Bill Bennett, author of the 1993 best seller “The Book of Virtues,” and long-time nemesis of the Hispanic community, is back in the news. Now he is broadening the targets of his prejudices and sharing them out loud.
A couple of years ago, a fresh dimension of Bennett’s character was revealed when he finally was outed in the national media as a compulsive gambler who had squandered $8 million to support his Atlantic City habit.
“The Bookie of Virtues,” an article in the June 2003 Washington Monthly by Joshua Green, summed up his shriveled values: “William J. Bennett has made millions lecturing people on morality _ and blown it on gambling.”
Before that exposure, Bennett’s standard fee to deliver a virtuous message was $50,000.
I imagine you can get him for less now that he declared on his syndicated radio talk show, “Morning in America” that:
“It’s true that if you wanted to reduce crime, you could _ if it were your sole purpose _ abort every black baby in this country, and your crime rate would go down.”
So what has been the problem between Bennett and Hispanics?
As the nation’s third Secretary of Education, appointed by President Ronald Reagan in 1985 at a time when our public schools were struggling to teach an increasing flow of immigrant students, he was busy working to eradicate bilingual education. In a major policy speech on the subject Sept. 26, 1985, he declared: “After 17 years of federal involvement and after $1.7 billion of federal funding, we have no evidence that the children we sought to help have benefited.”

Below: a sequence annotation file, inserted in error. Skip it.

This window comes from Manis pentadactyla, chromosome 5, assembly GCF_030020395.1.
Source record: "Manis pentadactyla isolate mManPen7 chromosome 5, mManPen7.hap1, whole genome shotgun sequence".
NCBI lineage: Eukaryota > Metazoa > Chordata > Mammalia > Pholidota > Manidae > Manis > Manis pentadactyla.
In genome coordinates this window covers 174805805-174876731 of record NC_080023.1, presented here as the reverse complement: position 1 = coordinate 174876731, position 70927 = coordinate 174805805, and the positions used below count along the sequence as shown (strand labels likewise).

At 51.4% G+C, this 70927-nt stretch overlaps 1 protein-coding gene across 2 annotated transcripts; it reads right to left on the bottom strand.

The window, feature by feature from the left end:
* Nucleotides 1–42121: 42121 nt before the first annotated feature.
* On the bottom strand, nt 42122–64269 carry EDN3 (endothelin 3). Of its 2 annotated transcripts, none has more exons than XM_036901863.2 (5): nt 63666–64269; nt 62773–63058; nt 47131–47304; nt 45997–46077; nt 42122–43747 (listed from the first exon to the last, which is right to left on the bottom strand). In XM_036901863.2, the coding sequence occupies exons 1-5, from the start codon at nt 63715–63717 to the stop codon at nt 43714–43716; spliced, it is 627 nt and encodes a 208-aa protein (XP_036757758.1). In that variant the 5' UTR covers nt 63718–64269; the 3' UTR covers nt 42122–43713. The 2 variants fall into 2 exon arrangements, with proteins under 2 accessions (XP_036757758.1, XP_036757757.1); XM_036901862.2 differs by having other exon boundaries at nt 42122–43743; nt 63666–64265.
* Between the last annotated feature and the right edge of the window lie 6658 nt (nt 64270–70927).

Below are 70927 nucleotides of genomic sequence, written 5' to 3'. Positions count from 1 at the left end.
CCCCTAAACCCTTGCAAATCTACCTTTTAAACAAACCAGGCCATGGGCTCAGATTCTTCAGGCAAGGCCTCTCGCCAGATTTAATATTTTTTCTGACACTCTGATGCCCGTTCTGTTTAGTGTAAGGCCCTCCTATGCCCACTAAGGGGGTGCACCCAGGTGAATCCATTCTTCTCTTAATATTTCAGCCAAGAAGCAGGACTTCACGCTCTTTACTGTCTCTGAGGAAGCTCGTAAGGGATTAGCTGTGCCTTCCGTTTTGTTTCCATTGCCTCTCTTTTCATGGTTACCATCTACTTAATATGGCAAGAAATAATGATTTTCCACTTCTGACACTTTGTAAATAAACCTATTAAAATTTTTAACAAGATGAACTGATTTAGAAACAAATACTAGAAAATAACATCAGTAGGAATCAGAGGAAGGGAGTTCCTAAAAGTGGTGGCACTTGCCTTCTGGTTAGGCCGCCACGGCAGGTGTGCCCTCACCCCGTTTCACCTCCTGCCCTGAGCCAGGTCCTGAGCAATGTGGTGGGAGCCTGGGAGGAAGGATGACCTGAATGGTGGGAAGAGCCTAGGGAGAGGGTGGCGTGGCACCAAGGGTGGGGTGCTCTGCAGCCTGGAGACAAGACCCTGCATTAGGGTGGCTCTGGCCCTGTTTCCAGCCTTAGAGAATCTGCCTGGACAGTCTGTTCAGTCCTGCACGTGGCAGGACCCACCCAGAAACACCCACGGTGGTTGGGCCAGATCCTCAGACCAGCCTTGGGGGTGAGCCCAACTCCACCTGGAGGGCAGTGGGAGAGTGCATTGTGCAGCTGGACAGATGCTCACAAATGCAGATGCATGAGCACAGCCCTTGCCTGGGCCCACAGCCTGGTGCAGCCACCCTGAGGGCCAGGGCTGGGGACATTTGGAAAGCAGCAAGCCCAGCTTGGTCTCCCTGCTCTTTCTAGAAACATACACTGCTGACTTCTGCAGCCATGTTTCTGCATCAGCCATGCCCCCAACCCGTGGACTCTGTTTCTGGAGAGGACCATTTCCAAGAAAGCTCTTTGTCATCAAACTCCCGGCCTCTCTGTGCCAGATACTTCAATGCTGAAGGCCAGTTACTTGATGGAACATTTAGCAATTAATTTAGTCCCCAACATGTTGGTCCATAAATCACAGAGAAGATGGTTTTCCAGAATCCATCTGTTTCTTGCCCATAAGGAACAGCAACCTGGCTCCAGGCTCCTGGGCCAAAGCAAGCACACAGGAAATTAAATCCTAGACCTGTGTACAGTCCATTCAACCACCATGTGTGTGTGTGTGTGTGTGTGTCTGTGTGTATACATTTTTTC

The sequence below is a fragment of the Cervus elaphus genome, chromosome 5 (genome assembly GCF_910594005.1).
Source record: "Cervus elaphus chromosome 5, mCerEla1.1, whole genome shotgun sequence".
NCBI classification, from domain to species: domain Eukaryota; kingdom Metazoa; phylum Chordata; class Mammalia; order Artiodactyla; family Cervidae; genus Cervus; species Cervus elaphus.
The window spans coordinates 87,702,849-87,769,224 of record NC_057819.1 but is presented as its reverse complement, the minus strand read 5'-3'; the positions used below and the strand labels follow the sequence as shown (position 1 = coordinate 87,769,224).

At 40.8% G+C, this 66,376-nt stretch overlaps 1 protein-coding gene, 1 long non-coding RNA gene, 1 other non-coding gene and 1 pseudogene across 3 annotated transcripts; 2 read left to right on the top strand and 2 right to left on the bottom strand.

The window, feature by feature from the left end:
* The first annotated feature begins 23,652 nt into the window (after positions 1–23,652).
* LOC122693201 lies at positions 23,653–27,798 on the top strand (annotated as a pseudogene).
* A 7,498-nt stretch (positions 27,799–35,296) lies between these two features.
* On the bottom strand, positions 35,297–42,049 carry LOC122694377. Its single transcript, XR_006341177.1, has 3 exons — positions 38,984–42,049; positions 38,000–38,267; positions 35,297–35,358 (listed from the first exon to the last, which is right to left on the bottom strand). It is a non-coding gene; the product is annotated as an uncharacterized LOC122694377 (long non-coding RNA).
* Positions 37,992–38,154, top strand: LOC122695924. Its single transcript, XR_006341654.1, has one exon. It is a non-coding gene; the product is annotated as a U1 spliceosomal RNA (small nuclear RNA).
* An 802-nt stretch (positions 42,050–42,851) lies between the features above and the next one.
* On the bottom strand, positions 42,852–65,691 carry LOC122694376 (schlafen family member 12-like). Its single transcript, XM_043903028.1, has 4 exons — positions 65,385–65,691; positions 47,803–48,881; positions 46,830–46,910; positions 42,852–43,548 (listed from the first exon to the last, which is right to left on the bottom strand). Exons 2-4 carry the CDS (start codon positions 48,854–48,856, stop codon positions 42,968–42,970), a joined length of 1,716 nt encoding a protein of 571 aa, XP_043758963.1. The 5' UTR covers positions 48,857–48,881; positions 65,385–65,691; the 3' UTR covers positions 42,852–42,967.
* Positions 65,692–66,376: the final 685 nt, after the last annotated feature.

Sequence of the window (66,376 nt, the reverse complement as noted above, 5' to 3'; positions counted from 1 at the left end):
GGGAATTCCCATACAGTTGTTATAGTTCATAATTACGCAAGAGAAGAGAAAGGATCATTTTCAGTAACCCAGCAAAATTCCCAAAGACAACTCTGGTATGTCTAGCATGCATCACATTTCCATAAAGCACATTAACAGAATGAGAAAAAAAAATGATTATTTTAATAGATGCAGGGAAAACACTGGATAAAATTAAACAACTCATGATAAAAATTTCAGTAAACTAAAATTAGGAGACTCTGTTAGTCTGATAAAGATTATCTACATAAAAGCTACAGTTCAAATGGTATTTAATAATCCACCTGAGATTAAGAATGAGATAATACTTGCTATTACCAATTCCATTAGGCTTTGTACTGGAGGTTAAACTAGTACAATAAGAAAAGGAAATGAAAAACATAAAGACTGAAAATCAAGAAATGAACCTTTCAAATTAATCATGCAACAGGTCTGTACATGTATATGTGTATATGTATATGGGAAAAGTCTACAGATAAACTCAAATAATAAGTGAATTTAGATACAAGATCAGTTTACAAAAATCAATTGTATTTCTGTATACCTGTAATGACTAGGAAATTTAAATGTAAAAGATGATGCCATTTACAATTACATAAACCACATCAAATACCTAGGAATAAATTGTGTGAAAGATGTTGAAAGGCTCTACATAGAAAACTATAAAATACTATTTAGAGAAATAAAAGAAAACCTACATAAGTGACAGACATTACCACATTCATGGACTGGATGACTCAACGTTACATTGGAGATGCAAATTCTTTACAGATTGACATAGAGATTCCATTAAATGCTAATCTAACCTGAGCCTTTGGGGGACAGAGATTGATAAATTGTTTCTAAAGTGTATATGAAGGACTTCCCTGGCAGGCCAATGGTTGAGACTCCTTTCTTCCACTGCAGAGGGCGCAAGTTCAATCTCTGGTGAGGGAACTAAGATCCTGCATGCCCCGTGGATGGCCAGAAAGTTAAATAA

No evidence? A big, fat fib! He infuriated Latino leaders and scholars alike by ignoring or burying studies that proved otherwise. One of his disciples then told The Washington Times that bilingual education was a “silent conspiracy to keep Spanish children in linguistic bondage.”
A year later he urged an ending to U.S subsides for many student loans.
He rid his department of its high-level Latino employees. After Bennett replaced Terrell Bell as education secretary, the number of Hispanics holding top career positions in the department plunged from 19 to two. And overall, the number of Hispanics working within Bennett’s fiefdom dropped from 4 percent to less than 3 percent.
He proposed to change the nation’s public schools by installing a two-tier system, one track for students he identified as college-caliber and the other for dummies. And we all know the color code that would be used to select members of that group.
There’s plenty more. He named bilingual education foes to its advisory bodies, called for more education funding cuts and once suggested that the whole department be abolished. Later, in 1990, as he prepared to become the Republican Party’s national chairman, he told The Los Angeles Times, “I believe that the idea behind affirmative action . . . is wrong.”
“To the end,” wrote Colman McCarthy in The Washington Post when Bennett was about to leave as Education Secretary in 1989, “Bennett put himself at the service of the Republican Party, not teachers and students.”
Particularly, he could have added, Hispanic kids
Bennett went on to be appointed by President George H. W. Bush as our national drug czar.
If today, in his current state of mind, Bennett were recommending national policy on bilingual education and our war on drugs/immigration, think of the creative solutions he could submit to the White House and Congress.
The United States could abort the fetuses of any prospective mothers who didn’t speak English. And, through diplomatic channels, he could advise our neighbor Mexico to do the same for any of its young women who were thinking of heading our way.